Hiring for “Lean”
by Victor Yamauchi
Being in a culture of resource efficient people, we at NATEL have our ears perked for ideas on how to create a more lean culture and tactics that will eliminate waste. There are numerous mailers with fantastic tips in your inbox daily, tips such as how to arrange your razor and toothbrush in the morning or how the latest table will make your day more productive. We have become hyperaware of the abuse of terms like Lean and TPS, and nowhere is that more prevalent than in resumes.
When our HR department sees a resume for a lean change agent with Toyota experience, it does get noticed. In fact, several of our senior leaders spent some part of the career working with Toyota, including myself. But as we bring in new candidates, we have noticed the Harvard phenomena – where even at Ivy League universities you have a top 10% and bottom 10% of each class. And the variety of candidates is not just about effective candidates but also their preferred methodologies. There are candidates who move slowly and build cultures, asking a lot of questions along the way. There are candidates who are well versed in tactics and can’t wait to get on the floor and do it all themselves. There are people who feel more at home in the classroom. And these candidates would do well working for some company in the world.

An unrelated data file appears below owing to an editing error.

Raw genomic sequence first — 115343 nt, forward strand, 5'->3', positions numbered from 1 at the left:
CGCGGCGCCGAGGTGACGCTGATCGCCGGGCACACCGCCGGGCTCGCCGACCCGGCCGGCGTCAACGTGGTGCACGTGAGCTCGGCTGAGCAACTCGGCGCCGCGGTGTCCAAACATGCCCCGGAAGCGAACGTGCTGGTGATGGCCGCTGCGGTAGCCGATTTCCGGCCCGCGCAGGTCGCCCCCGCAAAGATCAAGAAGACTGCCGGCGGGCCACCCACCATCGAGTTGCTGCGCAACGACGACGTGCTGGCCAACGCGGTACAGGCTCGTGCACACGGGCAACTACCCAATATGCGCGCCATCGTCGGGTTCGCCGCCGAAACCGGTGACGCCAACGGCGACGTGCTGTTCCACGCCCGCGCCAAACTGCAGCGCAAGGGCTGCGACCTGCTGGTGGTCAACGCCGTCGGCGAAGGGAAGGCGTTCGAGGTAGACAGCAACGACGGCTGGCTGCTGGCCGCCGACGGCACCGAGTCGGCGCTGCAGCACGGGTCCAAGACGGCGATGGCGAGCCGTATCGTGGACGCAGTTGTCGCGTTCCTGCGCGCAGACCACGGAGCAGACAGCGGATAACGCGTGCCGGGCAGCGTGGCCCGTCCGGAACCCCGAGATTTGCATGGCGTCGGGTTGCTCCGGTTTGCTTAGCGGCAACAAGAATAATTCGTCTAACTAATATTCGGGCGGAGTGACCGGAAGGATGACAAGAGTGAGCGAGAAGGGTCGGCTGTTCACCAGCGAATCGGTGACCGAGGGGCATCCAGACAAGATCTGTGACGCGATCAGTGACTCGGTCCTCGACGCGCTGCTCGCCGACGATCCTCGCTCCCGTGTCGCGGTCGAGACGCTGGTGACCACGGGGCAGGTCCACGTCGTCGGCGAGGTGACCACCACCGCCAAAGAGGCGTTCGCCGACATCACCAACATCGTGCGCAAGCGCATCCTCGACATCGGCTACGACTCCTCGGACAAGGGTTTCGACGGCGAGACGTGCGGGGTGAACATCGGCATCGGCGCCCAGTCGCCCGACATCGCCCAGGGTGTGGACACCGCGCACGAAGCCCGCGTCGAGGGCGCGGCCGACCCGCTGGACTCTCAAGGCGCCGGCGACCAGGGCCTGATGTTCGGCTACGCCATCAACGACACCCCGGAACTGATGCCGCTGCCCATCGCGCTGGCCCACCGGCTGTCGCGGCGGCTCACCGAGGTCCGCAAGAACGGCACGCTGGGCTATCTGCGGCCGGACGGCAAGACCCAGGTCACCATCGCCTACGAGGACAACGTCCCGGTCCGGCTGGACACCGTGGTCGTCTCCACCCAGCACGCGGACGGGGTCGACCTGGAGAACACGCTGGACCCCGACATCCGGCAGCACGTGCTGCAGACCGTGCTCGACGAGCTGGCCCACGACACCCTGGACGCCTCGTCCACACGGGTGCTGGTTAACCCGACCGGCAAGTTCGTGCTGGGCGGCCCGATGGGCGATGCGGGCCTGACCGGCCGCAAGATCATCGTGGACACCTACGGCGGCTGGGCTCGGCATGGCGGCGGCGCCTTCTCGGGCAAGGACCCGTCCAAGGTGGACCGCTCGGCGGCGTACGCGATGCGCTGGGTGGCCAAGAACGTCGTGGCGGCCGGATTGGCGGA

It is disheartening to meet candidate after candidate who may be very talented but is not a hands-on leader. Too many people working in US corporations feel more comfortable with motivation than with inspiration.
The honest truth is that a formal lean training and real-world experience is valuable, but no more valuable than the candidate who is curious and humble, the subtle leader who does not need a suggestion box because people are eager to share their improvement ideas in person. One of the things that makes me effective is that I am not an expert. I am a practitioner and I am constantly apprenticing from the people on the line who do the work. Sudesh Arora may be one of the leanest people you can meet and he will often boast about being able to find any letter or email within 30 seconds. And he did not come out of Toyota. He did not study lean. He just believed that things could be done better, and then did it better.
Please share your thoughts on hiring talented people who truly think lean.
Hiring for “Lean”